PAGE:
We're a touchy bunch
By now the shock and haw-ji-haw that follow provocative Benetton ads have become ritualistic.
By now the shock and haw-ji-haw that follow provocative Benetton ads have become ritualistic. Their latest 'Unhate' campaign features images of various political leaders including the Pope and Ahmed al-Tayeb and Netanyahu and Mahmoud Abbas kissing. Not surprisingly they are waiting to respond with both "anticipation and apprehension." We know they do this to sell fleece zip-ups but sometimes you can't quite dismiss the idea.
Illustration/ Jishu Dev Malakar
And there's something about the idea of Unhate that's a relief; the suggestion of accepting difference even if you can't embrace it, is a grown-up grey among the black, white and pink stock options of Love and Hate.
Apparently, the company had considered featuring Indian and Pakistani leaders in the campaign but dropped the idea for fear of cultural offence.
Well, we can't say we are not famous! Clearly everyone knows what a touchy bunch we are, quick to be insulted, and even quicker to attack; hard to joke with, although ridicule is our favourite kind of humour.
If the image had been included, we'd have been in knots trying to decide which part of us had been outraged our bigotry (Un-hate? Never! You think we are napunsak or pansies or what? You bring Kasab in front of me and now only I will kill with bare hands!) or our modesty (Kissing? Never! That's against our sanskruti, family values and morality!).
Like Benetton, the State Election Commission is also concerned about our delicate sensibilities. The approved symbols for candidates in the upcoming BMC elections have been announced. Knowing how our purity and innocence could be corrupted (even though we are anti-corruption) by merest hints callup of sex or fun or women's freedom (dangerously close to sex, mind it) leading society down the road of savagery and sexual mania, certain symbols have been disallowed. For instance: banana, (ahem) carrot, frock, umbrella and the ladies purse.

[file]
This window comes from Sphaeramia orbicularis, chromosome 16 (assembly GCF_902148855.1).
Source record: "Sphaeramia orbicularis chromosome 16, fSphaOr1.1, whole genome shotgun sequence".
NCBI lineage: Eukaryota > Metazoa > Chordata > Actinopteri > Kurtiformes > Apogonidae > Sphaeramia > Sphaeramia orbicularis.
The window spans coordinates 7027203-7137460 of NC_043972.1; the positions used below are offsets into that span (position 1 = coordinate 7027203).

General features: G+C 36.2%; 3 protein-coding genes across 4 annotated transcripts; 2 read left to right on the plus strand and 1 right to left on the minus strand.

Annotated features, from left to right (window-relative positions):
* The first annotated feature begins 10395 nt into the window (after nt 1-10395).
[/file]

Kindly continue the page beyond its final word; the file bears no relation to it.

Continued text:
Guarding ourselves from all these possible pollutants is obviously very important. Knowing various candidate's abilities and possibilities? Ok, we'll see to that later, don't try to dilute the issue with minor points. But I, for one am, offended at the SEC's underestimation of our ability to be offended.
I can think of some subversive meanings for permitted symbols like The Hand also. Or Farm Animals. These things can possibly remind some people of wrong types of things. Not me. I know better, of course. But, others... well, one can't be too careful.
Where would we be without censorship? How could we possibly be our cute we-are-like-this-only selves? We'd have to leave the Eden of our indifference and ignorance. We might have to reasonably and maturely decide for ourselves what's good and bad, right and wrong, what we want to see and don't want to see! Let's leave it to the censors -- like our mummy and papa, they'll always do what's right for us.
They know we can watch wiggly-wiggly in the movies, violence against communities, disrespect towards women, the seemingly scripted obscenities of Bigg Boss. But we won't survive documentaries about state atrocities in the North-East or Kashmir, political machinations behind the Gujarat riots or sex workers who want union rights. And bad things about corporate honchos in newspapers? Next you'll be saying there's no Santa Claus. Do you really think we, the People, are ready for that? Fine, it's on your head.
Is it any surprise that we have increasingly lost our ability and enjoyment of differentiating between reality and metaphor, the explicit and implicit, insult and irony, humour and disrespect, subtle art and broad, good politics and bad? Happy Children's Day to us.
Paromita Vohra is an award-winning Mumbai-based filmmaker, writer and curator working with fiction and non-fiction. Reach her at http://www.parodevi.com/.
The views expressed in this column are the individual's and don't represent those of the paper.